But social media doesn’t only create a place for connectivity and meaningful conversation. Unfortunately, and more often than not, it creates a place filled with insecurity and misrepresentation.

Think about something for me: your last Instagram picture. Why did you post it? Really — why? I’ll go first: my last Instagram post was an attempt to give people a glimpse into my sister’s island wedding. But the pictures I uploaded in that post were carefully chosen, carefully edited, carefully placed into the perfect order, and carefully captioned.

Sure, I’ll go again: I put all of that work into my post so that it would get a lot of likes. I wanted my followers to think that I looked pretty in my bridesmaid’s dress, and I wanted to show off the incredible views on the island. In fact, the motivation behind almost all of my Instagram pictures (with the exception of birthday shoutouts) was that I thought it was a good picture, and I wanted my followers to see that good picture so that they’d think more of me. I wanted to keep up with those seemingly perfect lives I saw in my “explore” page or in my feed; I wanted to showcase my own “perfect” (lol) life.

And while I’m on a roll here… most of the photos and videos I’ve posted on my Snapchat and Instagram stories over the last few years have been because I want people to see what I’m doing. Sure, sometimes I just wanted to share a cute or funny moment for people to enjoy, but more often than not, I was competing.

I was competing for attention, for likes, for approval, and for affirmation.

So — your turn. What’s your motivation behind posting your pictures? If you’re one of the few who enjoy posting for the pure and true purpose of sharing a moment with people, I am very envious. But if you’re anything like me — crafting your posts because deep down you want people to see how pretty you look or how artsy you are and you’re secretly disappointed when people don’t leave really sweet comments — then let’s chat.

You are worthy of more than what social media can give you — so much more. Sure, likes and comments and followers and retweets are really nice, but why do they matter so much?

Why do we care if people — some we barely know — double tap our picture? Why does receiving a disappears-in-7-seconds photo and maintaining a “streak” make us feel sufficiently connected to someone? And why on earth do we talk about struggling with comparison when the key to freedom lives in our phones?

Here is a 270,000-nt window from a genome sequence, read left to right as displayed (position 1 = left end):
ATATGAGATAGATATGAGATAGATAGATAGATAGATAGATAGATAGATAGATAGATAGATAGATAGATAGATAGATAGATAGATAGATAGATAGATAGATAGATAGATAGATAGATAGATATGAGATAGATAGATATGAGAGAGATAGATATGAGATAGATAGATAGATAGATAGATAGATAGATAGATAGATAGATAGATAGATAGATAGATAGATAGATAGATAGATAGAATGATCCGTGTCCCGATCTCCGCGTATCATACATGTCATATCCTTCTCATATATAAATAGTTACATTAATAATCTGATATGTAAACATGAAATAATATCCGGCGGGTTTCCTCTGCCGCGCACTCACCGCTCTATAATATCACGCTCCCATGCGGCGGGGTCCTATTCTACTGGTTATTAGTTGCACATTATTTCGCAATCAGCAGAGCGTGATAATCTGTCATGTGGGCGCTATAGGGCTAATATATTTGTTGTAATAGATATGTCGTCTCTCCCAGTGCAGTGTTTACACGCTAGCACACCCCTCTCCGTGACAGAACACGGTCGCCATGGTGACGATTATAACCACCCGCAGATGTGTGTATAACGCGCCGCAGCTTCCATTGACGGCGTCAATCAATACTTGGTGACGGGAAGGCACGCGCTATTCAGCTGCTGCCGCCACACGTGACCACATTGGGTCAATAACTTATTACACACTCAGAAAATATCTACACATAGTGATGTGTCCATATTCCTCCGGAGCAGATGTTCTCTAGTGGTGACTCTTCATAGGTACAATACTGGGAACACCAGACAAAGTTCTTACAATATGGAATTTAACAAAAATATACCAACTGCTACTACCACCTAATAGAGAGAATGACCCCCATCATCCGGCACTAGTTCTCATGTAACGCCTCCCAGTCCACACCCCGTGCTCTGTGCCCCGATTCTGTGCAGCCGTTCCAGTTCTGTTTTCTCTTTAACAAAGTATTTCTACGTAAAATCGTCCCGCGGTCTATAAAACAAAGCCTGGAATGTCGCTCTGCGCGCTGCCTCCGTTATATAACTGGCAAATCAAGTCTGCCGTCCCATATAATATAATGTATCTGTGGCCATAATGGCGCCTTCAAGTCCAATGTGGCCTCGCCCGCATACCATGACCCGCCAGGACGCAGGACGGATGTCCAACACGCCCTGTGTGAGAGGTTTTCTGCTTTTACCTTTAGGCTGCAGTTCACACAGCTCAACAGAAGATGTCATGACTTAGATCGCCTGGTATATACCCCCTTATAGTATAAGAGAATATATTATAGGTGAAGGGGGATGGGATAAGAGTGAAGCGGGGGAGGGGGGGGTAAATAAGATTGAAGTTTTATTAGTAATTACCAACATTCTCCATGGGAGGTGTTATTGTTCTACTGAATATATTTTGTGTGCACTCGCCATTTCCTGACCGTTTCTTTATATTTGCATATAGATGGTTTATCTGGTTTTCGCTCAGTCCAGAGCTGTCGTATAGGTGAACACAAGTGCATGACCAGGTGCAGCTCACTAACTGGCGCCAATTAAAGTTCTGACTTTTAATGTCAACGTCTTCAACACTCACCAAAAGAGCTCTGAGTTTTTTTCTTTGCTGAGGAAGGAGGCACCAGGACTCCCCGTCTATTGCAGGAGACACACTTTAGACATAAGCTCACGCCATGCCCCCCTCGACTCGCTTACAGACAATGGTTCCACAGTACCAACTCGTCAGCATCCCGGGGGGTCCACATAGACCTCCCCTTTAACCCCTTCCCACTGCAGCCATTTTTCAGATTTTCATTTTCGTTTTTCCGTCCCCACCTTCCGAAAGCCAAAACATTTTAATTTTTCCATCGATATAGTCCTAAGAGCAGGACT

Comparison is the thief of joy. We see excessively edited pieces of people’s lives, and in order to keep up with them, we present to the world our own excessively edited content. Even worse, we convince ourselves — sometimes subconsciously — that our unedited realities aren’t good enough. We use filters to improve our original picture; every photo editing app on your phone right now is designed specifically to remind you that your reality isn’t enough.

Social media literally gives us a never-ending stream of material upon which to compare ourselves. Sure, we can talk about how unfair that is and tell our friends how much we struggle with comparison, but do we really have room to complain? Do we really have the right to open up to people about insecurities while we’re absent-mindedly scrolling through Instagram and obsessively refreshing Snapchat?

Honestly, I don’t think we do — at least not until we take charge of our own happiness. If you feel like you struggle with comparison or insecurity, or if you have a tiny suspicion that social media might be consuming your life/thoughts, it’s time to do something. It’s time to peel your eyes and thumbs off the smartphone and refocus.

Stick with me for a minute here: imagine that you’re terribly allergic to mold. And imagine that there’s mold growing all over your house. What would you do? Would you call your friends and tell them that you’re really struggling with breathing lately? Would you purposefully spend time in the rooms with the mold? Would you keep the house wet and warm to feed the problem?

Of course not. You’d use mold cleaning products (real life equivalent: deleting apps), you’d avoid the mold-infested rooms (real life: force yourself not to look at them), and you’d call a professional to assess the damage if need be (real life: see a counselor if your mental health is suffering).